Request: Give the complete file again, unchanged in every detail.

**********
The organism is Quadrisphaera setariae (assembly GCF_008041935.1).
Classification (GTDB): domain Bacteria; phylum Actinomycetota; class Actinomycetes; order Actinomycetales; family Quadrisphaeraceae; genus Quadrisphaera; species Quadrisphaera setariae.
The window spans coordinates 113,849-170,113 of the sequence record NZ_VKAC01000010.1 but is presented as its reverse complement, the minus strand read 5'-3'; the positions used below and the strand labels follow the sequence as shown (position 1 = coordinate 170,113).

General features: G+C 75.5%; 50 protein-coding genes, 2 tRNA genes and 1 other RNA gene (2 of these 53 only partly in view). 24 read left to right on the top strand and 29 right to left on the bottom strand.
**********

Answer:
The organism is Quadrisphaera setariae (assembly GCF_008041935.1).
Classification (GTDB): domain Bacteria; phylum Actinomycetota; class Actinomycetes; order Actinomycetales; family Quadrisphaeraceae; genus Quadrisphaera; species Quadrisphaera setariae.
The window spans coordinates 113,849-170,113 of the sequence record NZ_VKAC01000010.1 but is presented as its reverse complement, the minus strand read 5'-3'; the positions used below and the strand labels follow the sequence as shown (position 1 = coordinate 170,113).

General features: G+C 75.5%; 50 protein-coding genes, 2 tRNA genes and 1 other RNA gene (2 of these 53 only partly in view). 24 read left to right on the top strand and 29 right to left on the bottom strand.